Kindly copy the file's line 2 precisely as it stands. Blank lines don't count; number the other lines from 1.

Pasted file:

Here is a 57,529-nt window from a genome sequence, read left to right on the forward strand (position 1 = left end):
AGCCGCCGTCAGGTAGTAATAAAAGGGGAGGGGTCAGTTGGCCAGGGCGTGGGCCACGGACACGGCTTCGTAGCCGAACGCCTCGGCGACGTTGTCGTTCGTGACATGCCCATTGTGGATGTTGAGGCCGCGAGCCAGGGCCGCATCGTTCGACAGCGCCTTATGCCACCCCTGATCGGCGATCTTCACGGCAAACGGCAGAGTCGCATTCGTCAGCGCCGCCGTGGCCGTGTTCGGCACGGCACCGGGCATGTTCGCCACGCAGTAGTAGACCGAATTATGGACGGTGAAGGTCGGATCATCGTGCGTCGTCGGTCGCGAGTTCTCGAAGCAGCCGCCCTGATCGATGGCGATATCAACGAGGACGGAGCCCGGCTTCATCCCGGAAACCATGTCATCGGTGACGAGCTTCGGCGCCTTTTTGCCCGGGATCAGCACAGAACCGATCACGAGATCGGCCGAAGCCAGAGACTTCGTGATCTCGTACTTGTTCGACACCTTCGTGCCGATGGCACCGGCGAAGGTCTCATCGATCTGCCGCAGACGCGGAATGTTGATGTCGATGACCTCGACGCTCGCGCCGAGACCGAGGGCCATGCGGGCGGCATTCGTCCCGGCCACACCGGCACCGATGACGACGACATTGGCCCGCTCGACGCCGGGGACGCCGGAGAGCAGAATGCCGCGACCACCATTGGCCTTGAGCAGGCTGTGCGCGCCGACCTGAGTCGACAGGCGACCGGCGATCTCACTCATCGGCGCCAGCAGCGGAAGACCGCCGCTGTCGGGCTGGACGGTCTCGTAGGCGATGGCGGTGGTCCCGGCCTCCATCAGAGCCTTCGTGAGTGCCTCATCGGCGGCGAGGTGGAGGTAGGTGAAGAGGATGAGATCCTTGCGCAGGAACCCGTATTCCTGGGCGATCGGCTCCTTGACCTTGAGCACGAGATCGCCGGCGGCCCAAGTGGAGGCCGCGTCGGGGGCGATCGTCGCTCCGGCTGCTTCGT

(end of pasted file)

AGCCGCCGTCAGGTAGTAATAAAAGGGGAGGGGTCAGTTGGCCAGGGCGTGGGCCACGGACACGGCTTCGTAGCCGAACGCCTCGGCGACGTTGTCGTTCGTGACATGCCCATTGTGGATGTTGAGGCCGCGAGCCAGGGCCGCATCGTTCGACAGCGCCTTATGCCACCCCTGATCGGCGATCTTCACGGCAAACGGCAGAGTCGCATTCGTCAGCGCCGCCGTGGCCGTGTTCGGCACGGCACCGGGCATGTTCGCCACGCAGTAGTAGACCGAATTATGGACGGTGAAGGTCGGATCATCGTGCGTCGTCGGTCGCGAGTTCTCGAAGCAGCCGCCCTGATCGATGGCGATATCAACGAGGACGGAGCCCGGCTTCATCCCGGAAACCATGTCATCGGTGACGAGCTTCGGCGCCTTTTTGCCCGGGATCAGCACAGAACCGATCACGAGATCGGCCGAAGCCAGAGACTTCGTGATCTCGTACTTGTTCGACACCTTCGTGCCGATGGCACCGGCGAAGGTCTCATCGATCTGCCGCAGACGCGGAATGTTGATGTCGATGACCTCGACGCTCGCGCCGAGACCGAGGGCCATGCGGGCGGCATTCGTCCCGGCCACACCGGCACCGATGACGACGACATTGGCCCGCTCGACGCCGGGGACGCCGGAGAGCAGAATGCCGCGACCACCATTGGCCTTGAGCAGGCTGTGCGCGCCGACCTGAGTCGACAGGCGACCGGCGATCTCACTCATCGGCGCCAGCAGCGGAAGACCGCCGCTGTCGGGCTGGACGGTCTCGTAGGCGATGGCGGTGGTCCCGGCCTCCATCAGAGCCTTCGTGAGTGCCTCATCGGCGGCGAGGTGGAGGTAGGTGAAGAGGATGAGATCCTTGCGCAGGAACCCGTATTCCTGGGCGATCGGCTCCTTGACCTTGAGCACGAGATCGCCGGCGGCCCAAGTGGAGGCCGCGTCGGGGGCGATCGTCGCTCCGGCTGCTTCGT